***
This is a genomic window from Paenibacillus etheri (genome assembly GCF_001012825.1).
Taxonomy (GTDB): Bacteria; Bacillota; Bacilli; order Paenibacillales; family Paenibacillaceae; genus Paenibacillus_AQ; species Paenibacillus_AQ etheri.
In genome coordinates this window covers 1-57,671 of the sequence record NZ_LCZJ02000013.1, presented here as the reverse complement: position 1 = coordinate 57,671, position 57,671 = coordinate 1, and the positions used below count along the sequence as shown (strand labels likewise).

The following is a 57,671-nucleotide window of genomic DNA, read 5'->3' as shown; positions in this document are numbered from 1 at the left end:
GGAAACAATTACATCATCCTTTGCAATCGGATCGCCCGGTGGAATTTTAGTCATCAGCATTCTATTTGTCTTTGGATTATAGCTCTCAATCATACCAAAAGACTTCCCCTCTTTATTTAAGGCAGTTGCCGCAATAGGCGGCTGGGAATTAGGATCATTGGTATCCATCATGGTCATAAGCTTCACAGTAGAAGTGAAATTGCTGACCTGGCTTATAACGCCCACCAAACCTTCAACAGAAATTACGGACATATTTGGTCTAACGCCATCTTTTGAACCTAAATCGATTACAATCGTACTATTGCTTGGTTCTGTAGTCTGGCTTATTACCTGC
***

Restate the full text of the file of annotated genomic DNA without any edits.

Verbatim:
This is a genomic window from Paenibacillus etheri (genome assembly GCF_001012825.1).
Taxonomy (GTDB): Bacteria; Bacillota; Bacilli; order Paenibacillales; family Paenibacillaceae; genus Paenibacillus_AQ; species Paenibacillus_AQ etheri.
In genome coordinates this window covers 1-57,671 of the sequence record NZ_LCZJ02000013.1, presented here as the reverse complement: position 1 = coordinate 57,671, position 57,671 = coordinate 1, and the positions used below count along the sequence as shown (strand labels likewise).

The following is a 57,671-nucleotide window of genomic DNA, read 5'->3' as shown; positions in this document are numbered from 1 at the left end:
GGAAACAATTACATCATCCTTTGCAATCGGATCGCCCGGTGGAATTTTAGTCATCAGCATTCTATTTGTCTTTGGATTATAGCTCTCAATCATACCAAAAGACTTCCCCTCTTTATTTAAGGCAGTTGCCGCAATAGGCGGCTGGGAATTAGGATCATTGGTATCCATCATGGTCATAAGCTTCACAGTAGAAGTGAAATTGCTGACCTGGCTTATAACGCCCACCAAACCTTCAACAGAAATTACGGACATATTTGGTCTAACGCCATCTTTTGAACCTAAATCGATTACAATCGTACTATTGCTTGGTTCTGTAGTCTGGCTTATTACCTGC